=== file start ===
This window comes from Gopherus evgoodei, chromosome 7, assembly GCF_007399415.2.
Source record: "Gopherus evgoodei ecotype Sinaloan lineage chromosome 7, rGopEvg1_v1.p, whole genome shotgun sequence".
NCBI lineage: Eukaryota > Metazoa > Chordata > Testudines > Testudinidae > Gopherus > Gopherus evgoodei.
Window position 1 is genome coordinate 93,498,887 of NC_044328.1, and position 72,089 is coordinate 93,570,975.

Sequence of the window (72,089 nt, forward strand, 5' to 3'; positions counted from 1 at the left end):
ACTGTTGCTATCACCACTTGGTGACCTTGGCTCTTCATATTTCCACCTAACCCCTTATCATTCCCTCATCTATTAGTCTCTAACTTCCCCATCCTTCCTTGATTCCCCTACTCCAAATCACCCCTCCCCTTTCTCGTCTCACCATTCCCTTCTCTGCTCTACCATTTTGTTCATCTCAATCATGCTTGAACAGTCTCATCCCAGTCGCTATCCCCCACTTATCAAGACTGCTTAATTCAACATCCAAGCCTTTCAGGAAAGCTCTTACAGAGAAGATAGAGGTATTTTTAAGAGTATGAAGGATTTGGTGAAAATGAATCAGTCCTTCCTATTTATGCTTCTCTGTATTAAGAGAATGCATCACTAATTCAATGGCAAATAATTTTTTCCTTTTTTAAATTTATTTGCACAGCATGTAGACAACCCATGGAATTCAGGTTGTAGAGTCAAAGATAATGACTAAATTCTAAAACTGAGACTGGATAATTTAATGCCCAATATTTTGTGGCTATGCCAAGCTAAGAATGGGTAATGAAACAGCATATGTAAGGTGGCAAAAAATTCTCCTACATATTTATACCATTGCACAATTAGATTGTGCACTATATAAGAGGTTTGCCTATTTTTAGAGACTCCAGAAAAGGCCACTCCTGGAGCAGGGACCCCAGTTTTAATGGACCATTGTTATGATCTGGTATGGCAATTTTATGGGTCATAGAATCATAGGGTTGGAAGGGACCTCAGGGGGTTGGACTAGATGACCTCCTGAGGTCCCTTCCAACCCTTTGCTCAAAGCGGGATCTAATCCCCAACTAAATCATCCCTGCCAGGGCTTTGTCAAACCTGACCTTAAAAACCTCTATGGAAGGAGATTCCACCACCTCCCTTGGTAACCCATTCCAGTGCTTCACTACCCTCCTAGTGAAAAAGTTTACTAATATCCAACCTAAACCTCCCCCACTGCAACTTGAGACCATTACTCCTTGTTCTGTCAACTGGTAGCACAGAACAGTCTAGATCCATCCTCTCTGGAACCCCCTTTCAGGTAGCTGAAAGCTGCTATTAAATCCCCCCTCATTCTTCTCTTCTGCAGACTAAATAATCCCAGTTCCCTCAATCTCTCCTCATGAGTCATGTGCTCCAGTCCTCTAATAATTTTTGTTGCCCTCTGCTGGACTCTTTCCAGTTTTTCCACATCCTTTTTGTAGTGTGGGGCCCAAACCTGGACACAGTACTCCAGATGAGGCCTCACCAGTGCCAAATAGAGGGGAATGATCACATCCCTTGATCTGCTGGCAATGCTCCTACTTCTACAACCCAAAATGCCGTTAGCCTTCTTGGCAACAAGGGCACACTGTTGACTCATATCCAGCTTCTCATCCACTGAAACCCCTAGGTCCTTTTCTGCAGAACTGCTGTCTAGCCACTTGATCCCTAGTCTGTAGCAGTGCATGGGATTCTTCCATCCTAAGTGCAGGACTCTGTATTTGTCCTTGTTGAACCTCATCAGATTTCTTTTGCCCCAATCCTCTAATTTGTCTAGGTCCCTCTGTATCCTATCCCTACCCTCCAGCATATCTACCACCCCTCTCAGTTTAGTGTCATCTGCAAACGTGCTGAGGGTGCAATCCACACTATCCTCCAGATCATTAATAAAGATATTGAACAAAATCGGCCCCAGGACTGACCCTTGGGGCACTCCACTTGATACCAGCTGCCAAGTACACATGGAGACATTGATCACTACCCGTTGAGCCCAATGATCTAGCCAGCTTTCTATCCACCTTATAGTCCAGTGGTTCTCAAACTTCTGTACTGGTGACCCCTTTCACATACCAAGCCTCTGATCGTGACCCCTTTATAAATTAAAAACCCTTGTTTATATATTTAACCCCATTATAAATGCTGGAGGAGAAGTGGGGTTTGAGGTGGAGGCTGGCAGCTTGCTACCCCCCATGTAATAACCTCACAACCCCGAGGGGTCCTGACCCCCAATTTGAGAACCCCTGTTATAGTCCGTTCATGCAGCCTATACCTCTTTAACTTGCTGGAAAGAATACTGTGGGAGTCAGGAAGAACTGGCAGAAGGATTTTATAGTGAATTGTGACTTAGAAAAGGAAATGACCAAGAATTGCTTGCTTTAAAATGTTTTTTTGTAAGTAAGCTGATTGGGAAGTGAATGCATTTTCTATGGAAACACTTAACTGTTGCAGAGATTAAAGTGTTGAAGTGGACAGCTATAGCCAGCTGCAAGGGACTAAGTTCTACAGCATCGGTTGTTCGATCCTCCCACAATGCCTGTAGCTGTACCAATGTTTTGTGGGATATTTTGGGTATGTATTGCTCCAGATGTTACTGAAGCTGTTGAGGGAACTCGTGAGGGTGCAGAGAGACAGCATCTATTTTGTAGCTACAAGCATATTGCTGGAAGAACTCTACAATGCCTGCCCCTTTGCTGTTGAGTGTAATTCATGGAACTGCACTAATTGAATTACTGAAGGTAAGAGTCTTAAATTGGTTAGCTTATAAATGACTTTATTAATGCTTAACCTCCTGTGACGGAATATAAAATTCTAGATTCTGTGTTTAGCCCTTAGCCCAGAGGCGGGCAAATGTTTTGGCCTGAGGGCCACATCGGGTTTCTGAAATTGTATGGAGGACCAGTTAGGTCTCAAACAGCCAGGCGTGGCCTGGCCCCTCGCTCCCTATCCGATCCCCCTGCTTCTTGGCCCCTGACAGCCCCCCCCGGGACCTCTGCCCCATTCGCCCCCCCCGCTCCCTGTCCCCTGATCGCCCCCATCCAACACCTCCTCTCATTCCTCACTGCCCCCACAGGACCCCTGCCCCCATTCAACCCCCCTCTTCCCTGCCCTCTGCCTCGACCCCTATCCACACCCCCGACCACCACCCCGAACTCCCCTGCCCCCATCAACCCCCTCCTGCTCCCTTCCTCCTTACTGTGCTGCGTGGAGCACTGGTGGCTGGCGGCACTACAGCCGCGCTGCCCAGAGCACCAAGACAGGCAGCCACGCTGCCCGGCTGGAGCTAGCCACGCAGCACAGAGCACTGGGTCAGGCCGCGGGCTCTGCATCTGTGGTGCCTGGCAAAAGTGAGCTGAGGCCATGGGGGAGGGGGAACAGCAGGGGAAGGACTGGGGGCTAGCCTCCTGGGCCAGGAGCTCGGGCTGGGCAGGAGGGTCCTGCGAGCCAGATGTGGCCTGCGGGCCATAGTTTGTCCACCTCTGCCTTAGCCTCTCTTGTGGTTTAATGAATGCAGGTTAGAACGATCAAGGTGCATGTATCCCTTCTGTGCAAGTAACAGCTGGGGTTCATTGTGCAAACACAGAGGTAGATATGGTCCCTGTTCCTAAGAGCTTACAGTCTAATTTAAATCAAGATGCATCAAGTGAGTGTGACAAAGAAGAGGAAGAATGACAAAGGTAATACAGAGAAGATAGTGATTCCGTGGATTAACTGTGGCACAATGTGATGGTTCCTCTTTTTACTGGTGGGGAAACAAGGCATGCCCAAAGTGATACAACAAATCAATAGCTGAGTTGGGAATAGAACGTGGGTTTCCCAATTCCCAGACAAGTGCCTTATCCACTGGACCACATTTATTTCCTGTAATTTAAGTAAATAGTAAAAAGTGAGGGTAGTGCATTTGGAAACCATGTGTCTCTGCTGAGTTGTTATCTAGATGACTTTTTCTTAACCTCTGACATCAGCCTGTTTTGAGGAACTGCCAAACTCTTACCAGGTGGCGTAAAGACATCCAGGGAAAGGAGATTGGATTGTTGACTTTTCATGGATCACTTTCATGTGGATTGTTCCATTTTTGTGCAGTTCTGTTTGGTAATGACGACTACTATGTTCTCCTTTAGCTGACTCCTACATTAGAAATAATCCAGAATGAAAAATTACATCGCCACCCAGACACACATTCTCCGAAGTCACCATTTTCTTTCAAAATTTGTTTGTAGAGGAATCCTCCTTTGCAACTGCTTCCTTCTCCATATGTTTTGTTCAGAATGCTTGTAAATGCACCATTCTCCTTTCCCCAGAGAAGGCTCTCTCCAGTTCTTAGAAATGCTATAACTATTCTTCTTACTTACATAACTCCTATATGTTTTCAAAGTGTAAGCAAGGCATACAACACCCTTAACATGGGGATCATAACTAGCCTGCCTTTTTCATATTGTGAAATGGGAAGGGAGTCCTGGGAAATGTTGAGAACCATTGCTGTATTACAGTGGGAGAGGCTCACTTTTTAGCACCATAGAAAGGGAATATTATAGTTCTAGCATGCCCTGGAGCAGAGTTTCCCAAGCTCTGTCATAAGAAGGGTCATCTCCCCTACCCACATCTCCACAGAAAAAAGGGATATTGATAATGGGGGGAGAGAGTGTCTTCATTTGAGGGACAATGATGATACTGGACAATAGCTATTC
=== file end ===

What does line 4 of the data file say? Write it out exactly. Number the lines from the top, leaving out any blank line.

Window position 1 is genome coordinate 93,498,887 of NC_044328.1, and position 72,089 is coordinate 93,570,975.